Sudden cardiac death

Introduction

Introduction

Sudden cardiac death (SCD) refers to sudden death due to various cardiac causes. Can occur in patients with or without heart disease, often without any life-threatening pre-existing performance, sudden loss of consciousness, death within 1 hour after the onset of acute symptoms, is a non-traumatic natural death, characterized by unexpectedly rapid death . More than 91% of SCD is caused by arrhythmia, and some non-EC accidents such as heart rupture and pulmonary embolism can also die rapidly within 1 hour, but its mechanism and prevention are different from arrhythmia sudden death. . With the clinical application of the implantable cardioverter defibrillator (ICD), the understanding of SCD through its monitoring system is further deepened.

Pathogen

Cause

About 75% of cardiac deaths are coronary atherosclerotic heart disease, especially acute myocardial infarction (acute myocardial infarction). Others include valvular heart disease, hypertrophic and dilated cardiomyopathy, cardiac conduction abnormalities (QT interval prolongation syndrome, cardiac arrest) and severe ventricular arrhythmias. In addition, digital poisoning such as digitalis and quinidine may also be caused.

Examine

an examination

Related inspection

Dynamic electrocardiogram (Holter monitoring) M-mode echocardiography (ME) Doppler echocardiography angiography

The patient suddenly loses consciousness and may be accompanied by generalized convulsions; the aorta beat disappears and the heart disappears; the breath is asthmatic or even stopped; the pupil is dilated.

1. Patients with a history of coronary heart disease and ventricular fibrillation.

2. Unstable angina pectoris frequent with ST segment depression > 2mm.

3. Organic heart disease ventricular enlargement, cardiac dysfunction accompanied by syncope.

4. Organic heart disease with low potassium, low magnesium.

5. Changes in environmental factors such as excessive alcohol and tobacco, overwork, emotional agitation, sudden stress, etc.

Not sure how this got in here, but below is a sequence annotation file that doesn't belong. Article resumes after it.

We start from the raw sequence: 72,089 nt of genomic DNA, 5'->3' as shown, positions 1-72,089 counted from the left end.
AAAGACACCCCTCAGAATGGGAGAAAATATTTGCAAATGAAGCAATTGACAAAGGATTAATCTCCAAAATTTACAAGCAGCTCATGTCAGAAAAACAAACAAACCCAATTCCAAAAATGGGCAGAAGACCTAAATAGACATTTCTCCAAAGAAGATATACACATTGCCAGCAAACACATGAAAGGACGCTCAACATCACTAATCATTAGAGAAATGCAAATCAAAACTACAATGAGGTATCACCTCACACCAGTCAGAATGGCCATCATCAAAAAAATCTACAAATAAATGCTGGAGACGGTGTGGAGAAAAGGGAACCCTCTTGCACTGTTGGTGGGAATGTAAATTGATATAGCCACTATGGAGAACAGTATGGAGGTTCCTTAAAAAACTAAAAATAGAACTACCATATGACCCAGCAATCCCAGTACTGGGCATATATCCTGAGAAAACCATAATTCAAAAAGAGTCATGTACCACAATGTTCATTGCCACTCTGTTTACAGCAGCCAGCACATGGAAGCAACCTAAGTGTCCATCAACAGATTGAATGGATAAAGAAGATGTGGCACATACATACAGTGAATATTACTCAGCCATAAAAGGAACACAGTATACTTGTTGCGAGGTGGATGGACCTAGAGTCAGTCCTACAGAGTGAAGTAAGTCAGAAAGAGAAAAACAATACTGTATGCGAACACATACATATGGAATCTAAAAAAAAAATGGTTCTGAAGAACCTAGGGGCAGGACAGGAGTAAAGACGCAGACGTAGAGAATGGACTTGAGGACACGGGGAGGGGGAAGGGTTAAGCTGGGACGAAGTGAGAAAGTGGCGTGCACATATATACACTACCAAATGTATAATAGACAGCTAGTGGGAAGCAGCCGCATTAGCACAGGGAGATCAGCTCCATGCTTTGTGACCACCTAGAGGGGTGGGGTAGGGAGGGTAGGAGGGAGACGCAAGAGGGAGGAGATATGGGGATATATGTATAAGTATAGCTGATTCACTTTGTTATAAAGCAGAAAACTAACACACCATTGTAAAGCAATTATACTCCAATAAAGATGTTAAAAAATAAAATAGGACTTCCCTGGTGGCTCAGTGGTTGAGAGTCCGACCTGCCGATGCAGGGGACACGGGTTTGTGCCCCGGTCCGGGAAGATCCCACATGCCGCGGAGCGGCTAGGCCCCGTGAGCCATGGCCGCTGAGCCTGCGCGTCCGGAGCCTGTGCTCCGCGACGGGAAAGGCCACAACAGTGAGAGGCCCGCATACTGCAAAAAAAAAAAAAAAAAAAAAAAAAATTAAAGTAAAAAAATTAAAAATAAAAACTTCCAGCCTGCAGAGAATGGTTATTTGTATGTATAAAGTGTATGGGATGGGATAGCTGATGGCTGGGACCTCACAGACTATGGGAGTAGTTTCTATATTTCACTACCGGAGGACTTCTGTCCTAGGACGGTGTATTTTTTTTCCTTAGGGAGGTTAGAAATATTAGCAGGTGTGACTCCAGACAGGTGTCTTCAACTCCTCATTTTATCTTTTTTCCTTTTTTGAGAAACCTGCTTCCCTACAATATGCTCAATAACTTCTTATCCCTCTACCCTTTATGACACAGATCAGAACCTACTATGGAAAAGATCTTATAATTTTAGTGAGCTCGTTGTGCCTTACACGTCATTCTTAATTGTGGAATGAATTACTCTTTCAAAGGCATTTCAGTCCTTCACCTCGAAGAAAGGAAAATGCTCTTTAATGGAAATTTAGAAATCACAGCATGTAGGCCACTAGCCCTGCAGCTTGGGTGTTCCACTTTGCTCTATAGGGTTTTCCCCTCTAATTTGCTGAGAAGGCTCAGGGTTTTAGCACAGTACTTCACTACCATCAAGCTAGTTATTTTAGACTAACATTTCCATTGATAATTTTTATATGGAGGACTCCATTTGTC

In these cases, myocardial ischemia is aggravated, catecholamine release is increased, and the threshold of ventricular fibrillation is lowered to induce sudden death. For such patients, active preventive and therapeutic measures should be taken. For those who have the following results, they should also be considered as highly dangerous and should be treated promptly.

6. ECG Tip: Frequent multi-source ventricular premature contraction, and has the following characteristics: 1 ventricular premature contraction QRS amplitude <1.0mV; 2 ventricular pre-contraction QRS wave group time>0.16s; 3 room Pre-sex contraction QRS, T wave and QRS main wave direction are the same, and T wave high-point symmetry; 4 parallel rhythm type ventricular premature contraction; 5 height atrioventricular block, high indoor conduction block.

7. Ventricular late potential (VLP) positive: can be used as a screening indicator for a malignant arrhythmia.

Diagnosis

Differential diagnosis

Sudden death: refers to a person who seems to be healthy in normal times, and sudden death due to sudden onset or deterioration of a potential natural disease. It has three characteristics, one sudden death, two deaths unexpected, and three natural deaths or non-violent deaths.